aHUS Diagnosis:  Time is of the Essence  aHUS Alliance article (July 2020)
Cardiorenal Syndrome: the Relationship between Kidney & Heart Health  aHUS Alliance article (May 2020)
That aHUS Transplant Question  aHUS Alliance article (March 2020)
For more Original Content on these topics, use our website’s Search Bar

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aHUS Research & Publications Page

Scroll through the New aHUS Research list & for its research sections for Diagnosis, Treatment & Extra-Renal: Effects on the Body

aHUS: Access & Opportunities to Move Forward
While it’s encouraging that ravulizumab (Ultomiris®) was approved late last year for atypical HUS patients in the USA, other countries must in 2020 review its access within their own national drug and rare disease policies. Cost drives treatment access, especially for rare diseases with small populations whose therapeutic drugs come with a high per patient expenditure.
What’s new in 2020 for potential drugs in development? Has there been progress made with drug types, dosage, or optimal duration of treatment? What’s holding back aHUS clinical trials? What can patients, physicians, and industry do to form strong, inclusive collaborations to advance aHUS care options for all nations?
There are many questions about aHUS genetics and knowledge gaps about the disease itself, as well as questions related to research topics of importance to aHUS families and patient organizations around the world. Your support of aHUS patients, issues, and aHUS is both appreciated and needed for international advocacy to have a firm foundation resting on scientific methodology, and backed by patient engagement.  We encourage you to stay connected to aHUS news and keep informed with our aHUS Global Advocate Newsletter.
Access to Eculizumab  aHUS Alliance article (Sept 2020)
aHUS Health, Well-Being, and Work  aHUS Alliance article (July 2020)
2020 aHUS Therapeutic Drug Overview  aHUS Alliance article (June 2020)
USA aHUS Patients: Are there 2000 or more, and Rising? aHUS Alliance article (July 2020)
Again, Just How Many aHUS Patients are there? aHUS Alliance article (Aug 2020)
aHUS Genetics: the Basics  aHUS Alliance article (Feb 2020)
What about aHUS?  aHUS Alliance article (June 2020)
For more Original Content on these topics, use our website’s Search Bar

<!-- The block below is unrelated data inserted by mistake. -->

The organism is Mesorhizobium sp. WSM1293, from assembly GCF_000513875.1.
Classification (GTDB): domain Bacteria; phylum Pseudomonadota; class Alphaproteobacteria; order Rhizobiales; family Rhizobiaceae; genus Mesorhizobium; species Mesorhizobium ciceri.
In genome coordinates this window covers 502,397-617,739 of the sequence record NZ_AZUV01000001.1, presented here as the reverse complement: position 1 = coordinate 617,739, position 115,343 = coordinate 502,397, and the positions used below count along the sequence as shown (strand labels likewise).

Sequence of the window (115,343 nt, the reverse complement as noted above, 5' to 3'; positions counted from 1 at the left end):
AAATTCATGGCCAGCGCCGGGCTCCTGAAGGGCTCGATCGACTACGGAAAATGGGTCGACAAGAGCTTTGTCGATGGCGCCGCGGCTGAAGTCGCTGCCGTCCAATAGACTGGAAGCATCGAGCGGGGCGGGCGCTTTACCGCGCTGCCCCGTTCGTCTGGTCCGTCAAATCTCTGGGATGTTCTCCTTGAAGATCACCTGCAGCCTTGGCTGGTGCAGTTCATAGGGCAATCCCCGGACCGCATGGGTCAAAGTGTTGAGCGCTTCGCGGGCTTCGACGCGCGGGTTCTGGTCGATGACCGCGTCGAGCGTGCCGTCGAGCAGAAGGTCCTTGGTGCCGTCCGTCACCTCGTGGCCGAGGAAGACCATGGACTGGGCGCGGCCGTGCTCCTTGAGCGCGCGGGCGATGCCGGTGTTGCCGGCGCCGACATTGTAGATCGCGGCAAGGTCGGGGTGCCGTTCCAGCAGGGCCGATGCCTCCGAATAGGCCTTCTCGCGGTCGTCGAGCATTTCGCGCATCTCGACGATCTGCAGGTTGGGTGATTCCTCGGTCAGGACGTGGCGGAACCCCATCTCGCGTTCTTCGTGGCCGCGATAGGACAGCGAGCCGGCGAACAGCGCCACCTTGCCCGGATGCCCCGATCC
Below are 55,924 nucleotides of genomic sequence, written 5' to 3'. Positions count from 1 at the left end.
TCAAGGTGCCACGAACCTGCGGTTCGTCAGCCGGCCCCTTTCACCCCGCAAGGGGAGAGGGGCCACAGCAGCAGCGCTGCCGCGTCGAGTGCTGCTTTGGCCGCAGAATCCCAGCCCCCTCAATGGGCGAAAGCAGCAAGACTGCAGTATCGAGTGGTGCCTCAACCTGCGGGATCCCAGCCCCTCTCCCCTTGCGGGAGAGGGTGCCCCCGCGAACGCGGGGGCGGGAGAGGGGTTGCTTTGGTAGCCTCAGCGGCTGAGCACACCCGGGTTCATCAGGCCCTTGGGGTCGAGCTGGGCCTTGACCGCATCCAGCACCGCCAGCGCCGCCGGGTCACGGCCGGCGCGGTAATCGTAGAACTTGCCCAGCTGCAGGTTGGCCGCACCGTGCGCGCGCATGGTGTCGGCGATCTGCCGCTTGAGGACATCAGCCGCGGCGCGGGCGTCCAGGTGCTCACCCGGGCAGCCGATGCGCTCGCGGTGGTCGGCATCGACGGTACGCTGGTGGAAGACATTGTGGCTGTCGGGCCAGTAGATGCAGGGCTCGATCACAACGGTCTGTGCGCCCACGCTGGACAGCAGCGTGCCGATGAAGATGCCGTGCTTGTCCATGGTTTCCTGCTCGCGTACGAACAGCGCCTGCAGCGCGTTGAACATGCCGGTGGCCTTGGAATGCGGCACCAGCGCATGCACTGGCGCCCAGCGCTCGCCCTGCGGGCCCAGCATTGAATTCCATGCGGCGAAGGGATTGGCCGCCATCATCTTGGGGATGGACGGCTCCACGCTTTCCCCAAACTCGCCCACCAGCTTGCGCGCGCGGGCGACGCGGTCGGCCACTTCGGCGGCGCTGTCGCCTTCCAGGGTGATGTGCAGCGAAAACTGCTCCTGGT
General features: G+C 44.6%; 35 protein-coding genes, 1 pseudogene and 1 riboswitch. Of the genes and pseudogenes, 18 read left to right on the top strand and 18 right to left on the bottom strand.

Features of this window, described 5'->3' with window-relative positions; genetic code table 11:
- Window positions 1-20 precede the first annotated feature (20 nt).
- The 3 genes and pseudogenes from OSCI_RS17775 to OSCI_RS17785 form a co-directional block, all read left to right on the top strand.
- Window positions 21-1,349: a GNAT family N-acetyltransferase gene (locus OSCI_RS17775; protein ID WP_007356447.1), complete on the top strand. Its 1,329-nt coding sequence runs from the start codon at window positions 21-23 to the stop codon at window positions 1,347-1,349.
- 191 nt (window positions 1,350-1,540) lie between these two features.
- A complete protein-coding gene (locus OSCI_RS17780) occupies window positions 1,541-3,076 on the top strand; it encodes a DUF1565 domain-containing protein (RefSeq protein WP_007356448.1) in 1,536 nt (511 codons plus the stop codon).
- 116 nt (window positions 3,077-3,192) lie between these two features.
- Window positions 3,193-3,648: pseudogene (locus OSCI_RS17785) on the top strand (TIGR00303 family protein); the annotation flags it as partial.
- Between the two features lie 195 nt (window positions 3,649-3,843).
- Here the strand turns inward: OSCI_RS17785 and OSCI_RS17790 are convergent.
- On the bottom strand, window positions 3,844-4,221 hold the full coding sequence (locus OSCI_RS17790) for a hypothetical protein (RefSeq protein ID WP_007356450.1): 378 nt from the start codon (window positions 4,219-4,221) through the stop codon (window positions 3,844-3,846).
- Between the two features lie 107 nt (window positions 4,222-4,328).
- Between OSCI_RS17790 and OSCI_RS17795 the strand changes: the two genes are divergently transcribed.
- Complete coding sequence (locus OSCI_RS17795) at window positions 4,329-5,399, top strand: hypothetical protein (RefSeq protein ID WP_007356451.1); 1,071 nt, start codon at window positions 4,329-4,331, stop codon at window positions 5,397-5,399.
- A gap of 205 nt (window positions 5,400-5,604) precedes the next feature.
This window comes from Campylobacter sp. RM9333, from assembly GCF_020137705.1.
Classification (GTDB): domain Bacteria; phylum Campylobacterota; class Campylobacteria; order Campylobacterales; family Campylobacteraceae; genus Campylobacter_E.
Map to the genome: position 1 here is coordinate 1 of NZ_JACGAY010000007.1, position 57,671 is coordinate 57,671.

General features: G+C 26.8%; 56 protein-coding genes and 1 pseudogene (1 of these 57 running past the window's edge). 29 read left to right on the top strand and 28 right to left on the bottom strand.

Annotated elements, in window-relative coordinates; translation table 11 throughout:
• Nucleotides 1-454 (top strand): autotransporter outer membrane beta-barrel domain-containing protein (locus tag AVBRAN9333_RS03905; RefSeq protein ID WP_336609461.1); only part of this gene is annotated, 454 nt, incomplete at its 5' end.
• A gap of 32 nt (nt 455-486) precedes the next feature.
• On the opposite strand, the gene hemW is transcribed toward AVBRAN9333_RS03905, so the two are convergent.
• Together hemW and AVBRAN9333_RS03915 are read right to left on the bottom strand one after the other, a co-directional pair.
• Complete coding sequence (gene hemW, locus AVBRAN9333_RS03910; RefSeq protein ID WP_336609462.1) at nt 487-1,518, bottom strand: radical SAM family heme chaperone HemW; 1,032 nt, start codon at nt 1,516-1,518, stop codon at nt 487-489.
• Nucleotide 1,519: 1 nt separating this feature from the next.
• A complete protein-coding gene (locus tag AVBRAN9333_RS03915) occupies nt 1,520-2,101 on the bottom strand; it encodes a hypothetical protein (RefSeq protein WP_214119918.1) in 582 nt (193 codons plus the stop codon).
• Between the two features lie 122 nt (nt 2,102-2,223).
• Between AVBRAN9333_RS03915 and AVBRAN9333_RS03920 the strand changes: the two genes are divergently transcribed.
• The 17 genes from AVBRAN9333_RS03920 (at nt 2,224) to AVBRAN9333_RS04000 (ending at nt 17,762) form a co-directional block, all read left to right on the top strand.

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aHUS Research & Publications Page

Scroll through the New aHUS Research list & for its research sections for Drug Research/Discovery, Genetics, Summary Articles & Literature Reviews



Atypical HUS: Key Facts & Info for 2020-2021



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aHUS Key Facts & Info, 2020-Sept-2021 pdf


CITATIONS Section: Listed at the end of this article



We Recognize & Deeply Thank 

aHUS Clinicians & Researchers

aHUS Alliance Action Team –  An International Collaboration

We thank those who collaborate on global aHUS research efforts, and extend our gratitude to the physicians and groups who partner with patient organizations and international aHUS advocacy efforts.

and sincerely appreciate

aHUS Advocates & Patient Organizations around the World

United in Advocacy to raise Visibility & make a Difference

 for care and concerns of  people with atypical Hemolytic Uremic Syndrome


NEW for 2020  Atypical HUS Info Center



Easy Access to aHUS Research, Info, Videos, and MORE


    Research & Publications


Press Kit    


SHUa (Spanish)  

 SHUa (French)   

aHUS Awareness & Rare Disease Day


Atypical HUS:  Key Facts & Info

2020 – Sept – 2021


1 Genetics Home Reference, NIH. Atypical hemolytic-uremic syndrome.
2 Noris M, Caprioli J,Bresin E, et al. Relative Role of Genetic Complement Abnormalities in Sporadic and Familial aHUS and Their Impact on Clinical Phenotype. Clin J Am Soc Nephrol. 2010;5:1844-1859.
3 Benz K and Amann K. Thrombotic microangiopathy: new insights. Curr Opin Nephrol Hypertens.2010;19(3):242-247.
4 Tsai HM. The molecular biology of thrombotic microangiopathy. Kidney Int 2006 Jul;70(1):16-23.
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6 Caprioli J, Noris M, Brioschi S, et al. Genetics of HUS: the impact of MCP, CFH, and IF mutations on clinical presentation, response to treatment, and outcome. Blood. 2006 ;108: 1267-1279.